All posts by Arun Jiwa

The Colors of Antiquity

A Dragonfly FossilCan you imagine what the extinct birds of millions of years ago looked like? How big were they? Do they look like the birds of today? What colors were they? The first two questions are easily answerable by fossil records, but the third one is a bit more difficult, unless you have a time machine handy. But US researchers believe they’ve come a bit closer to solving the problem:

Writing in the journal Biology Letters, US researchers reveal how ancient feathers found in Brazil displayed “striking” bands of black and white. Previously, fossil experts could only guess at the range of hues exhibited by ancient birds and some dinosaurs.

To find an answer they had to look at behavioural and genetic clues:

There are particular cells that cluster into the dark areas of modern birds called melanosomes. Somehow the melanosomes are retained and replaced during the preservation process and hence you preserve a very life like representation of the colour banding in the fossils.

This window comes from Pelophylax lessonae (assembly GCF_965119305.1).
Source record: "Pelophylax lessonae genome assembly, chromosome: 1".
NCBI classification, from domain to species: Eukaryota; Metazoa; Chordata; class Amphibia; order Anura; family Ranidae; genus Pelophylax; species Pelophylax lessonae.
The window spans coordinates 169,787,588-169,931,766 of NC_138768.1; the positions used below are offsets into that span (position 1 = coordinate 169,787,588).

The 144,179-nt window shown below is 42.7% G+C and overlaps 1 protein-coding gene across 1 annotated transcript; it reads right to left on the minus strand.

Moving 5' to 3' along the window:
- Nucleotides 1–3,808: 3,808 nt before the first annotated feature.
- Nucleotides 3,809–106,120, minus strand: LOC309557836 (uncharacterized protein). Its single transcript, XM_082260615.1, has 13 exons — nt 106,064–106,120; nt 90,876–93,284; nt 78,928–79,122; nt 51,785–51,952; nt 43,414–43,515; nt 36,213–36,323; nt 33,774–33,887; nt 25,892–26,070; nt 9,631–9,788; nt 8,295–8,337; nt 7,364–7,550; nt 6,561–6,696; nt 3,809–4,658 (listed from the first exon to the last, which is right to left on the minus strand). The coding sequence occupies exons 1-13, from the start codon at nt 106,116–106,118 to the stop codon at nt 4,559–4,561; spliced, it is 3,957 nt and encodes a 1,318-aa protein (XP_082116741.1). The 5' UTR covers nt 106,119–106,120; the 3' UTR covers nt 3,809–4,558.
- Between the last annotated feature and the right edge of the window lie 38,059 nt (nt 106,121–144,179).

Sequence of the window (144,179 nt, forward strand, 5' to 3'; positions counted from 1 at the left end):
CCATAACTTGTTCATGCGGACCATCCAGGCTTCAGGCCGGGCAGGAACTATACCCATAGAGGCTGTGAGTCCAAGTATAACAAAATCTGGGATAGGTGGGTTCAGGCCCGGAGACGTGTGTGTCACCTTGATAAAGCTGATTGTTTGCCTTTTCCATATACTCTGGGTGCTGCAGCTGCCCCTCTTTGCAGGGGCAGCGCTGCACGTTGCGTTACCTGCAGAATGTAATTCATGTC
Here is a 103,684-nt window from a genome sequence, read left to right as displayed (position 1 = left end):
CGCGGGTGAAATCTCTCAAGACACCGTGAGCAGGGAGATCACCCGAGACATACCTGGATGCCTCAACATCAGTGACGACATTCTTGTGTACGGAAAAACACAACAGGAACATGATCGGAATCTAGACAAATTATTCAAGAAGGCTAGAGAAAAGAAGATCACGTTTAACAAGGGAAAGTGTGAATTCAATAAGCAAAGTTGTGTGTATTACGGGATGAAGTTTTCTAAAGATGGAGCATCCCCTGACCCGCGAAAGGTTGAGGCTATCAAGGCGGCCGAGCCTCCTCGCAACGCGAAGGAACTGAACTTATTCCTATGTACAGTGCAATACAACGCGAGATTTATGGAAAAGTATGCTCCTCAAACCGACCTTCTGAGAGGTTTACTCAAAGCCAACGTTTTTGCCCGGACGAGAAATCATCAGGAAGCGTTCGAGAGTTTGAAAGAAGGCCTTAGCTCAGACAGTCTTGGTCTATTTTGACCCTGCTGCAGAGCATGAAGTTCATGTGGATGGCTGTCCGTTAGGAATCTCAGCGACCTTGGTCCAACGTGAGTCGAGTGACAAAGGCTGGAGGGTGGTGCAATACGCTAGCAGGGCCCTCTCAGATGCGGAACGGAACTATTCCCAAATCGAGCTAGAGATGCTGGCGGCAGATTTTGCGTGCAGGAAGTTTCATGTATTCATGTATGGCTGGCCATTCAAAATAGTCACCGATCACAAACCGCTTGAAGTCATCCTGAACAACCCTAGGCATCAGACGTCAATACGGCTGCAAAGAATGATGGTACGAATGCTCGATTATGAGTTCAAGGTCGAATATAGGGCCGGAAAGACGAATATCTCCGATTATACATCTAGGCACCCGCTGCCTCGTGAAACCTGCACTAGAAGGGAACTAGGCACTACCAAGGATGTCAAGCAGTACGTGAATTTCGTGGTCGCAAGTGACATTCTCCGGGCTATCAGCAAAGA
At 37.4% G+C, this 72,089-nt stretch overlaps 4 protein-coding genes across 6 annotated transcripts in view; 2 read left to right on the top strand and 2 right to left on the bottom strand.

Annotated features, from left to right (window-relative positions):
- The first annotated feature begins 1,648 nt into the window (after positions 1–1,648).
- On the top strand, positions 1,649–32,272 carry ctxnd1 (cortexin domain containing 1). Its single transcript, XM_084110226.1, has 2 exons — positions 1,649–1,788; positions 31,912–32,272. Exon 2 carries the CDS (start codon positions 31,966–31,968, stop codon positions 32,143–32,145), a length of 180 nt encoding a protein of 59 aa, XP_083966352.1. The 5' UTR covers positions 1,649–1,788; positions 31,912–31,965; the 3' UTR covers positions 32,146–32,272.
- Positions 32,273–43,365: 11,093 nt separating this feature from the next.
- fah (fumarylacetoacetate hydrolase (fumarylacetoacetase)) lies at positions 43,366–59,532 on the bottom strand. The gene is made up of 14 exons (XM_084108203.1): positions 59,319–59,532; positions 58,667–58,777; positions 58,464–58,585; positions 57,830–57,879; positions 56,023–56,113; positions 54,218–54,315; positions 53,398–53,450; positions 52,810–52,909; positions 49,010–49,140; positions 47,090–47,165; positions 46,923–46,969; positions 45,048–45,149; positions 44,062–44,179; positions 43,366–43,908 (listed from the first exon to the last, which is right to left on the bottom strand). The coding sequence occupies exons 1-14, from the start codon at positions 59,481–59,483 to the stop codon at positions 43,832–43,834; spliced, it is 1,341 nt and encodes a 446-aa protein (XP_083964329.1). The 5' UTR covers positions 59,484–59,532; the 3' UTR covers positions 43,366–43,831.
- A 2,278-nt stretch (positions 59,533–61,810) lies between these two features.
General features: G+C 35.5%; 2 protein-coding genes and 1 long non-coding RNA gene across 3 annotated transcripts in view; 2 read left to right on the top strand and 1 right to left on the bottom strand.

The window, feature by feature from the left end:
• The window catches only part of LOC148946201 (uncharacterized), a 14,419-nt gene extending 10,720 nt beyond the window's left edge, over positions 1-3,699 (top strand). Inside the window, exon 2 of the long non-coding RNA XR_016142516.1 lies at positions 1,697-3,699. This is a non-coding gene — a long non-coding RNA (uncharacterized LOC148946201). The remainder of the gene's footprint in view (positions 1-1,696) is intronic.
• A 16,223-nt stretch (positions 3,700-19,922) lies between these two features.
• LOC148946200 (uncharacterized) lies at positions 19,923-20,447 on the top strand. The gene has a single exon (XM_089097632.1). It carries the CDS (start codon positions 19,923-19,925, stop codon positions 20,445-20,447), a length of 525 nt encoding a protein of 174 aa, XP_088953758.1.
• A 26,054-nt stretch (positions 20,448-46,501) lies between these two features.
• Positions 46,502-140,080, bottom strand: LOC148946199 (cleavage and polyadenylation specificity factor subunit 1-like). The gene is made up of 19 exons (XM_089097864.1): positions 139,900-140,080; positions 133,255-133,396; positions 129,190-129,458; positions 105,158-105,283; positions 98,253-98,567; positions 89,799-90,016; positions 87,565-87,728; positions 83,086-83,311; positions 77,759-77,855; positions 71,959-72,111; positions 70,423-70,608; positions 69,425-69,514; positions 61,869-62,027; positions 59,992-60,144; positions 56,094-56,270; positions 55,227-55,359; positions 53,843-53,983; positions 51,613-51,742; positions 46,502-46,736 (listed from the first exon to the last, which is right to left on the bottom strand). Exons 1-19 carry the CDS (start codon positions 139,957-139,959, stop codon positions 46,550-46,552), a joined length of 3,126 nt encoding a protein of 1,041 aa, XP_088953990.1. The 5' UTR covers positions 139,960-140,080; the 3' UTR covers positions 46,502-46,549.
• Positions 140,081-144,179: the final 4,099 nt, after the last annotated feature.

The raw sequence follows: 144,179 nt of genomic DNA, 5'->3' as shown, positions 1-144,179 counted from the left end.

And also:

The Yale team believe they could identify brown, red, buff and even iridescent colours. The technique may be applied to other creatures to reveal the colour of fur or even eyes, the team believes.

This news reminds me of an SF story called The Color of A Brontosaurus, which speculates somewhat on the same subject matter.

[story via BBC News] [image by kevinzim]

Ray Gun Crowd Control

It doesn’t get more SFnal than this: